Maybe it's not right to pick out one phrase from an entire book; maybe you think it does not even best capture Iftikhar Gilani's experience. But it works for me. In four words, it speaks of everything perverse and venal in what happened to Gilani in 2002; perhaps in our country itself.
What happened when he first entered Tihar jail, says Gilani, was a "ghastly display of patriotism."
To understand this, of course, you need to know that Government hatchet men raided Gilani's Delhi home and "stumbled" on a computer file about Indian troop deployments in Kashmir. They used that to accuse him of spying for Pakistan, charging him under the Official Secrets Act, 1923 (itself an abomination). Denied bail, he spent 7 months in Tihar.
Never mind that this was a publicly available document that Gilani had pulled off the Internet, as you can. Never mind that Military Intelligence told the Government the document had "no security value." No, he went to Tihar regardless.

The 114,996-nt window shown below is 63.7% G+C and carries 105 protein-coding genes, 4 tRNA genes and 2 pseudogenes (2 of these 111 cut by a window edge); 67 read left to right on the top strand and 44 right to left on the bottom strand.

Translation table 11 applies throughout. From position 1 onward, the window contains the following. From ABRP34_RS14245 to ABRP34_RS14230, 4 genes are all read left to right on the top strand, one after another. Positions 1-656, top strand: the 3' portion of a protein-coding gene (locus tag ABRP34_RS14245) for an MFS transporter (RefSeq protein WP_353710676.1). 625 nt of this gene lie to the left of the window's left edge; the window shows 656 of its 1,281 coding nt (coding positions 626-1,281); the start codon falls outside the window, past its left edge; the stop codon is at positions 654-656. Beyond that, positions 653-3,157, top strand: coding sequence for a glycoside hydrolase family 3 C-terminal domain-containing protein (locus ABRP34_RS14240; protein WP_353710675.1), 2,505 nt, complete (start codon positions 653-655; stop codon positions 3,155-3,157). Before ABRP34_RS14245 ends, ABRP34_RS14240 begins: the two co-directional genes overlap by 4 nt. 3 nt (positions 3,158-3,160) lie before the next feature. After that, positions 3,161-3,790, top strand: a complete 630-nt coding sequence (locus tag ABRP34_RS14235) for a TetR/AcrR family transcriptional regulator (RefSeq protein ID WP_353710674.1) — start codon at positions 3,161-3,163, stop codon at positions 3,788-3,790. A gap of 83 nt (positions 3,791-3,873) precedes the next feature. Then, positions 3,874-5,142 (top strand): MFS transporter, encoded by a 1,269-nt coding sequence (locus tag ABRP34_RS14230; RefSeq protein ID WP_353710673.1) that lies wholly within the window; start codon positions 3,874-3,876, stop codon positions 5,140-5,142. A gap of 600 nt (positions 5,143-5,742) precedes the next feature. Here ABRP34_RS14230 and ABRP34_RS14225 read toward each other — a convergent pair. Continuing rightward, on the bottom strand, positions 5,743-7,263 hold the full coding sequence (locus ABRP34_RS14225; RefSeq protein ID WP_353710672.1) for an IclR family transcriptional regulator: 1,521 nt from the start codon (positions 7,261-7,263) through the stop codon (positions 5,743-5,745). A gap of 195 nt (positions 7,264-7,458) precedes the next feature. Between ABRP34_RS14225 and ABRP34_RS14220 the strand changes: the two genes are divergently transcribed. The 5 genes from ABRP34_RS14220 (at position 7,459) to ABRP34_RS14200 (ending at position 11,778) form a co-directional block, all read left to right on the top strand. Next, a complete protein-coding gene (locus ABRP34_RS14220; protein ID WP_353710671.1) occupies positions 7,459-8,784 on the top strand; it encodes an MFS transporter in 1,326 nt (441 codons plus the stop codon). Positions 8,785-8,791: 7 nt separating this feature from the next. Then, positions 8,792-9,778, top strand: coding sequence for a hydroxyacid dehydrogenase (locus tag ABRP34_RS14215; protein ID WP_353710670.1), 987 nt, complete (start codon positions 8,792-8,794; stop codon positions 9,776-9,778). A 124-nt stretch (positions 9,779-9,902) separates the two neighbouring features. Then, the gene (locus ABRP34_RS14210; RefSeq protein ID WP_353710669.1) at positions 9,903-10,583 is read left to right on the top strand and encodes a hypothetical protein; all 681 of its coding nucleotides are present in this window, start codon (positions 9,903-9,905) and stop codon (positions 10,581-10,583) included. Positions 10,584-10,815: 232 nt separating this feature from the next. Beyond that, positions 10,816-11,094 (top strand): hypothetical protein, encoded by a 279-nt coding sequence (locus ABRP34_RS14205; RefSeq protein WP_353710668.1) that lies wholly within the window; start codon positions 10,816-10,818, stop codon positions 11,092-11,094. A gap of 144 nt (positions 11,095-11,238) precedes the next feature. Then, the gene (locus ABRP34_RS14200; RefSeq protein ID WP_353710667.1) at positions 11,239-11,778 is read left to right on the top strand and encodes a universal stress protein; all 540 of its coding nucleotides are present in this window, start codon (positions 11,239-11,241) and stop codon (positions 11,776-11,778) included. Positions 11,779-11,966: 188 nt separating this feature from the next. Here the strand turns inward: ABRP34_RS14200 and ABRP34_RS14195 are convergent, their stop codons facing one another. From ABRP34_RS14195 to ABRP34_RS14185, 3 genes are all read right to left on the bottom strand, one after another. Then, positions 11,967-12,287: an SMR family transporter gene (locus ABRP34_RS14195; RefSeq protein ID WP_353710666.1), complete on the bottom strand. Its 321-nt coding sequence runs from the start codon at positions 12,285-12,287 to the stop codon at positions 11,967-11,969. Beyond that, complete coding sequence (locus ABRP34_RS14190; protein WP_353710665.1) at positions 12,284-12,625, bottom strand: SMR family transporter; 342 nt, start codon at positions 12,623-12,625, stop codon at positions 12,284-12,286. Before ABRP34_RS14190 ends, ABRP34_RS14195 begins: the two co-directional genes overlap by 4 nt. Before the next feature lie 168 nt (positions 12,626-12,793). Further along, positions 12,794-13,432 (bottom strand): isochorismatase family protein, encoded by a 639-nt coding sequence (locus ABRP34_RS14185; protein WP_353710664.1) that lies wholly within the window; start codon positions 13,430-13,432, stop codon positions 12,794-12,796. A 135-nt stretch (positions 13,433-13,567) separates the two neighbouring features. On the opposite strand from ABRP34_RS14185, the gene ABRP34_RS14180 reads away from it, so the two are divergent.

And when he got there, fellow inmates beat and abused him, calling him "Sala gaddar, Pakistani agent!" That is, he was punished as a traitor by murderers, rapists and thieves. Something there, quite apart from questions about Gilani's innocence, is perverse and obscene.
Yet that's just the lesson to take from Gilani's book, the perversities in this thing called patriotism. Consider: He was accused of dealing with Pakistan under an Act devised by the colonial power we fought to free ourselves from. The "evidence" for this accusation was a paper itself authored by Pakistanis (later doctored by Gilani's Indian accusers) and freely available. Then he was thrashed by criminals for being a "traitor" to his country.
And if all that irony hasn't sated you, think of this: after 7 months, the Government quietly dropped the case against him and set him free.
Altogether, a display of patriotism enough to turn your stomach. Ghastly all right.